Hey there, time traveller!
This article was published 11/10/2012 (1323 days ago), so information in it may no longer be current.
The Holy Grail of classic-car ownership is the thrill of connecting the present to the past. And the top of the mountain for collectors is finding the original owner of a car that is decades old. This is often not possible.
For retired banker Stephen Way of Kamloops, B.C., finding the history of the well-preserved right-hand-drive 1970 Jaguar Series II Fixed Head Coupe became his quest. The classic Jaguar retained its unusual Webasto sunroof and original driver's handbook, early British dealer service records and all tools intact except the tire gauge.
Way started by tracing the original factory records through the Jaguar Daimler Heritage Trust, a not-for-profit historic reference operating from the original Browns Lane factory. The car had been factory-ordered by W.M. Wainwright of Woodville, South Australia, and left the factory with a coveted Coventry-issued number plate, VVC27, for delivery to Henlys, London.
But Henlys had gone out of business in the 1980s and an international directory search including England, Australia and Canada for a W.M. Wainwright yielded no results.
Way continued to participate in classic-car events in B.C., with the distinctive Jaguar bearing its original British number VVC27J across the bonnet. A sighting of a photo of the Jaguar on a British car-club website led to an eventual tantalizing phone message: "I am the second owner of your car."
Brian Lees of White Rock had purchased the Jaguar in 1983 and kept the car five years. He sold it to a Japanese fisherman who intended to export it along with a Jaguar Mk 2 to Japan.
In September 2010, Lees was reunited with the car he had purchased 30 years before. He recalled the original owner was an Australian doctor or dentist whose name was Michael.
Through subsequent Internet sleuthing, Way sent an email inquiry to the office of Vancouver orthodontist Michael Wainwright. Within 30 minutes, he was rewarded with a return message from the original owner of his car.
In the fall of 1970, Australian Michael Wainwright and his wife of two days arrived in England for a honeymoon and the chance to reconnect with his British roots. Michael and Jackie had met at Indiana University in Indianapolis, where she was studying nursing on a U.S. Navy scholarship and he was completing his master's degree in orthodontics.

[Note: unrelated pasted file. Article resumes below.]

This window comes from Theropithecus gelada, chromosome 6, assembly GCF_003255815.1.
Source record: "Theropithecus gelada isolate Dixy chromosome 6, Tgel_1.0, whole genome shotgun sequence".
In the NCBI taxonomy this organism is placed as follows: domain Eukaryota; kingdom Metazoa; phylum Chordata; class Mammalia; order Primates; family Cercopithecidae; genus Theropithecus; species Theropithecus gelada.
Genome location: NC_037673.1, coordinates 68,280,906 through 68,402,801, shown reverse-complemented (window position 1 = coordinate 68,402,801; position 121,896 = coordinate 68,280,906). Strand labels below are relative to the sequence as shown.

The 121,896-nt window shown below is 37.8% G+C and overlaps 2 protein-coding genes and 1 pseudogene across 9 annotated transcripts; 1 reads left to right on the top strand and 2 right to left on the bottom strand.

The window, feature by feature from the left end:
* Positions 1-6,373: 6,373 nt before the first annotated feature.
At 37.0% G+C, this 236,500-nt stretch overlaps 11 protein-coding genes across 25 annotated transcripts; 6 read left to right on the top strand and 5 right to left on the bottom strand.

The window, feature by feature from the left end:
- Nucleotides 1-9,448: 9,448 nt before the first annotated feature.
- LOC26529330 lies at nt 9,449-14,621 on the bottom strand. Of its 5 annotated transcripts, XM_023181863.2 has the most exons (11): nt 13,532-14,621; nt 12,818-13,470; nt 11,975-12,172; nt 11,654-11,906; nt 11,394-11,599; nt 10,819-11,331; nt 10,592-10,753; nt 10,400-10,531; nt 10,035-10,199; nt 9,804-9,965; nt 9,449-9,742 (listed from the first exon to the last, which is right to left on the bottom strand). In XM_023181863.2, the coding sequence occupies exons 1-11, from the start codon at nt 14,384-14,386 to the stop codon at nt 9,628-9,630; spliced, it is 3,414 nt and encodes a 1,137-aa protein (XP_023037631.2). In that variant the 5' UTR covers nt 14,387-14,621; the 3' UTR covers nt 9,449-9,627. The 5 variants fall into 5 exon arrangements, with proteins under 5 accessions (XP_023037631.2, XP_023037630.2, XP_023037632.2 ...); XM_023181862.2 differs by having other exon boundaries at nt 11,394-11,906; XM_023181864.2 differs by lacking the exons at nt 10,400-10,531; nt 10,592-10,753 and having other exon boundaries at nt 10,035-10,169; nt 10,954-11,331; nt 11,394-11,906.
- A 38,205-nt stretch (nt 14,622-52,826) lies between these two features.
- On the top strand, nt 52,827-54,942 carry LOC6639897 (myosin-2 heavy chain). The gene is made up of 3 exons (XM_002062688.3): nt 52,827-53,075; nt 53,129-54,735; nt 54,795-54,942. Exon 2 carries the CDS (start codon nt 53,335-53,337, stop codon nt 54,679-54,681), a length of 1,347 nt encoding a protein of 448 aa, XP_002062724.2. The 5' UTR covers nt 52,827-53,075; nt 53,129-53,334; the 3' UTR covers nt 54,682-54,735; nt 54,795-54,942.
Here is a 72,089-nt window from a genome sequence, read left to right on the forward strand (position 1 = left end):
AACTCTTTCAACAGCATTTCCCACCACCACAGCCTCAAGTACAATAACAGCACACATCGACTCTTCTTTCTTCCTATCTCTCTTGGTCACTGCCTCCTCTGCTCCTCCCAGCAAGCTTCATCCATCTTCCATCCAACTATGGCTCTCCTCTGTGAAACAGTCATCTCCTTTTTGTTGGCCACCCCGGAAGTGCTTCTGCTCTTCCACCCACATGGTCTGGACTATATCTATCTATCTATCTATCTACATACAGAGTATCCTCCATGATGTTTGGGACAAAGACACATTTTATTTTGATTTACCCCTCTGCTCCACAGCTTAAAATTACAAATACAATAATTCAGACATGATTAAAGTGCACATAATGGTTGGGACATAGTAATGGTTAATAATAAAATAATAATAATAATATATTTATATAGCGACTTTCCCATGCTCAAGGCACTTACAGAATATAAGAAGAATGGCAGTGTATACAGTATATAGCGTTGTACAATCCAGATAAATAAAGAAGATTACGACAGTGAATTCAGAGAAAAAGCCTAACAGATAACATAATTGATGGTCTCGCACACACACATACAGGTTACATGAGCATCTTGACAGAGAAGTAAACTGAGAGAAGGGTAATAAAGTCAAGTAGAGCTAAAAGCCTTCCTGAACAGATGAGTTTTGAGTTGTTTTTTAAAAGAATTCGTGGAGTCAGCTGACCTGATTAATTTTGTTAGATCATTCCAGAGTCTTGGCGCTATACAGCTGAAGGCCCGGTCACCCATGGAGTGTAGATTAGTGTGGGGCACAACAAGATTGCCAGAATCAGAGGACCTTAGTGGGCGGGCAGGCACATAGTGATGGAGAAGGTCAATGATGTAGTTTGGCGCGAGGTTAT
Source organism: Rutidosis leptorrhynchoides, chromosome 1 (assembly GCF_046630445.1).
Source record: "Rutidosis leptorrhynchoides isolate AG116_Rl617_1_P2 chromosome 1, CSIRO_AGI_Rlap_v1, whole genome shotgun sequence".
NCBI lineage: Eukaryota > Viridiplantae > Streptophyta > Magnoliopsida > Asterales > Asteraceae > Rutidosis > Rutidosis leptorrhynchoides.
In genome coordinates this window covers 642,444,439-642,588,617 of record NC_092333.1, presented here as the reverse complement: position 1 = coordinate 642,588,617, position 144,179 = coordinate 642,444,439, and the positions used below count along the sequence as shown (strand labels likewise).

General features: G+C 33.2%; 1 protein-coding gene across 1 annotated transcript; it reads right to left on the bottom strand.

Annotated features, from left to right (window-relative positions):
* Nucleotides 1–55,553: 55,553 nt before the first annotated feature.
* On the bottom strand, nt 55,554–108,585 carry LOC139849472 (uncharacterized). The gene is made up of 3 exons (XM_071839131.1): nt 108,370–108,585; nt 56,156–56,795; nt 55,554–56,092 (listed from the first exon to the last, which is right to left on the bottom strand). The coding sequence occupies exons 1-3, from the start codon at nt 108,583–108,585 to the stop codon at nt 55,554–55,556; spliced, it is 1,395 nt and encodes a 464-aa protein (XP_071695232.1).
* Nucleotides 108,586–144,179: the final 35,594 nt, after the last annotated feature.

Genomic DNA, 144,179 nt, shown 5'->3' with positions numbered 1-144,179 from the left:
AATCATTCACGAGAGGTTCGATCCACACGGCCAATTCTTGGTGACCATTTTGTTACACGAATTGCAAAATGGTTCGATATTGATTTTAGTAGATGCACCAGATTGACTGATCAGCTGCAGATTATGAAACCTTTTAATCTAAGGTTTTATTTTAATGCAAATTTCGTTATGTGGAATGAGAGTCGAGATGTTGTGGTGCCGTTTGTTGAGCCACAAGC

Their idea was to buy a sports car in England and spend a year working and travelling so they could export the car without taxes to Australia, where Michael had grown up and planned to open his practice. The newlyweds went car-shopping with money Jackie had borrowed from the U.S. Navy Credit Bureau.
After trying out an MG sports car and a very light Lotus Elan, which they thought would fly off the road, and realizing they couldn't afford a Porsche 911S, they went to a Jaguar dealer in London and ordered the XKE coupe.
There were only two right-hand-drive export models available -- one in red, the other in cream.
"We chose the cream colour with black interior and left the red Jaguar for another buyer," Michael Wainwright recalls.
His classic Jaguar two-seat coupe was built on June 3, 1970, and delivered to the excited couple by the Henlys dealership in London on Nov. 5. It cost 2,204 pounds (about $5,700), including rare power-assisted steering, an AM/FM radio and that dealer-installed Webasto sunroof with deflector.
"We were young and free and almost all our money had gone toward the Jaguar," Jackie recalls of the time.
The XKE was the most beautiful car ever produced, according to Enzo Ferrari. It was the car of the decade to be in and be seen in, and the young couple raced through England, Scotland and Wales with the sunroof back and their future ahead.
"We were going to take the Jaguar to Australia and sell it for a fortune and use the money to set up Michael in practice without debt," Jackie explains. But a teaching job for Michael at the University of British Columbia scuttled that plan and meant the couple had to own the car for 14 months before it could be brought into Canada as a personal possession.
They extended their trip abroad for two months to meet that requirement and used the Jaguar to tour Europe.
"We had a 20-pound-a-day budget and spent half the money on gasoline for the car, so our accommodations and meals were modest," Michael recalled at a meeting at his university-area home on Vancouver's west side.
A year after settling in Vancouver, the first of their four children arrived. The couple bought a car seat, bolted it into the floor between the two buckets seats and drove the Jaguar to California on a holiday with their newborn son.
By 1983, the two-seater Jaguar had become impractical for a family of six and was sold. It had been driven 122,000 kilometres. Michael kept only the original steering wheel, which had been damaged when the Jaguar was hit by an impaired driver, causing enough damage for the car to be an insurance writeoff. Michael insisted the Jaguar be repaired.
Once the Jaguar was sold, he had the steering wheel mounted on the wall of his home as a reminder of the wonderful times in a very special car he thought had disappeared from his life forever.
The Jaguar was displayed at the 2012 All British Field Meet at Vancouver's VanDusen Botanical Garden, where Michael Wainwright was finally reunited with his cherished graduation present.
He returned the original tire gauge and steering wheel to current owner Stephen Way. Also on hand was Brian Lees, the second owner of the Jaguar. Michael Wainwright retires from his practice this summer with the knowledge that the special Jaguar he and his wife bought for the beginning of his career remains close at hand.
-- Postmedia News